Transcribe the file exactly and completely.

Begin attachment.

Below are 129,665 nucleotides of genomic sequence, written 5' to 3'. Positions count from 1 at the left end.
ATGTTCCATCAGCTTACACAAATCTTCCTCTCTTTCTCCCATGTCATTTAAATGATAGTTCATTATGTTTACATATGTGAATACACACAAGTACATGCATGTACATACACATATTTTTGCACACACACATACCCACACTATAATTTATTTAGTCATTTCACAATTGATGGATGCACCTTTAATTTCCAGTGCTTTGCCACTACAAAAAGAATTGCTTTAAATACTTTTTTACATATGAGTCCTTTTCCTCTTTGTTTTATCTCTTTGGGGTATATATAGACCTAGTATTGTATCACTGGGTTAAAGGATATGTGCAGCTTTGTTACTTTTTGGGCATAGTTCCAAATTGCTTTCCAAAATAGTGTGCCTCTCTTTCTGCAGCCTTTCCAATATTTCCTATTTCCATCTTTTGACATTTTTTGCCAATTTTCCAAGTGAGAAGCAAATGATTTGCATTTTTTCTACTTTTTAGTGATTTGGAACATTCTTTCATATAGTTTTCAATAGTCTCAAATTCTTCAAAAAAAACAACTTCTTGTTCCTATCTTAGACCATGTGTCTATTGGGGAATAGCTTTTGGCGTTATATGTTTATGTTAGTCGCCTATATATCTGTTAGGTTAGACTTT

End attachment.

Below are 129,665 nucleotides of genomic sequence, written 5' to 3'. Positions count from 1 at the left end.
ATGTTCCATCAGCTTACACAAATCTTCCTCTCTTTCTCCCATGTCATTTAAATGATAGTTCATTATGTTTACATATGTGAATACACACAAGTACATGCATGTACATACACATATTTTTGCACACACACATACCCACACTATAATTTATTTAGTCATTTCACAATTGATGGATGCACCTTTAATTTCCAGTGCTTTGCCACTACAAAAAGAATTGCTTTAAATACTTTTTTACATATGAGTCCTTTTCCTCTTTGTTTTATCTCTTTGGGGTATATATAGACCTAGTATTGTATCACTGGGTTAAAGGATATGTGCAGCTTTGTTACTTTTTGGGCATAGTTCCAAATTGCTTTCCAAAATAGTGTGCCTCTCTTTCTGCAGCCTTTCCAATATTTCCTATTTCCATCTTTTGACATTTTTTGCCAATTTTCCAAGTGAGAAGCAAATGATTTGCATTTTTTCTACTTTTTAGTGATTTGGAACATTCTTTCATATAGTTTTCAATAGTCTCAAATTCTTCAAAAAAAACAACTTCTTGTTCCTATCTTAGACCATGTGTCTATTGGGGAATAGCTTTTGGCGTTATATGTTTATGTTAGTCGCCTATATATCTGTTAGGTTAGACTTT